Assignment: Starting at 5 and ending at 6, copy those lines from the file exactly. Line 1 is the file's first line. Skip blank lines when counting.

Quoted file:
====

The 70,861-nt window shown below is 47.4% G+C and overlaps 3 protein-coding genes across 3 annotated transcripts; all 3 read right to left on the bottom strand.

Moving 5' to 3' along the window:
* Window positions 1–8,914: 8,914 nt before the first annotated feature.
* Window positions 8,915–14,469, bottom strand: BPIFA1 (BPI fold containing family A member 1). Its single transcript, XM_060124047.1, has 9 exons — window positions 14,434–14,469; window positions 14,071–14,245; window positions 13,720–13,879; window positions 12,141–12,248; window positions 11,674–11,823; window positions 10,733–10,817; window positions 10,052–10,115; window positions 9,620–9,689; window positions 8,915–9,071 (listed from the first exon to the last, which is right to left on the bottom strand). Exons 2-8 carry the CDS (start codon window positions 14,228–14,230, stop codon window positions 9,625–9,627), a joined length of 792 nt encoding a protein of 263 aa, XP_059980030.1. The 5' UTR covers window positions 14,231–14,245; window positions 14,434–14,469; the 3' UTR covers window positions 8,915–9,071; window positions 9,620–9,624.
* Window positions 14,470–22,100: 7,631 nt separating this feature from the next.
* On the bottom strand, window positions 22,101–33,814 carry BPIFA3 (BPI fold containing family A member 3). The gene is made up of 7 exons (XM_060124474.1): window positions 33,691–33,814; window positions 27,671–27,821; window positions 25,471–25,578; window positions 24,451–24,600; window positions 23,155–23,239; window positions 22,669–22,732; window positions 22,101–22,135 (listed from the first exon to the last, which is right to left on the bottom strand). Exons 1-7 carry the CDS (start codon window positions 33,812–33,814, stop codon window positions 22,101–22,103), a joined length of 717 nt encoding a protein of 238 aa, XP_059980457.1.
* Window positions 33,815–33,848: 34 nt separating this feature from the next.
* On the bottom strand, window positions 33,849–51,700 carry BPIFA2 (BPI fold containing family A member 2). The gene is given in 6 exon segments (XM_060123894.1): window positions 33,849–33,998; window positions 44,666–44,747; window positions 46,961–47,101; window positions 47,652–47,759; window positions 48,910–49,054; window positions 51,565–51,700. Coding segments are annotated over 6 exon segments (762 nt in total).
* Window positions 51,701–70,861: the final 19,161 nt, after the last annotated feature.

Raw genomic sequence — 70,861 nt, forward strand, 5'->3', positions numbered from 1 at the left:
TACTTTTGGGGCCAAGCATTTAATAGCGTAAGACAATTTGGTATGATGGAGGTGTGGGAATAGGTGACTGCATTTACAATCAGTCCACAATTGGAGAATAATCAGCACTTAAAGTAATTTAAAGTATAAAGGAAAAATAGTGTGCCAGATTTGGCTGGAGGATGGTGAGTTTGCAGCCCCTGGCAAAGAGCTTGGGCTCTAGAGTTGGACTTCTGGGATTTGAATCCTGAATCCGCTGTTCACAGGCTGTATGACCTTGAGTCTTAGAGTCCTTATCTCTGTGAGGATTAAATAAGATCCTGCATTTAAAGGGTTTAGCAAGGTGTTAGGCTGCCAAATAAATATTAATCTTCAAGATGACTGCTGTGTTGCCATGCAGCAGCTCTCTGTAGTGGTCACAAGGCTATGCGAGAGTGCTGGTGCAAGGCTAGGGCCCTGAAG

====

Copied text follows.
* Window positions 14,470–22,100: 7,631 nt separating this feature from the next.
* On the bottom strand, window positions 22,101–33,814 carry BPIFA3 (BPI fold containing family A member 3). The gene is made up of 7 exons (XM_060124474.1): window positions 33,691–33,814; window positions 27,671–27,821; window positions 25,471–25,578; window positions 24,451–24,600; window positions 23,155–23,239; window positions 22,669–22,732; window positions 22,101–22,135 (listed from the first exon to the last, which is right to left on the bottom strand). Exons 1-7 carry the CDS (start codon window positions 33,812–33,814, stop codon window positions 22,101–22,103), a joined length of 717 nt encoding a protein of 238 aa, XP_059980457.1.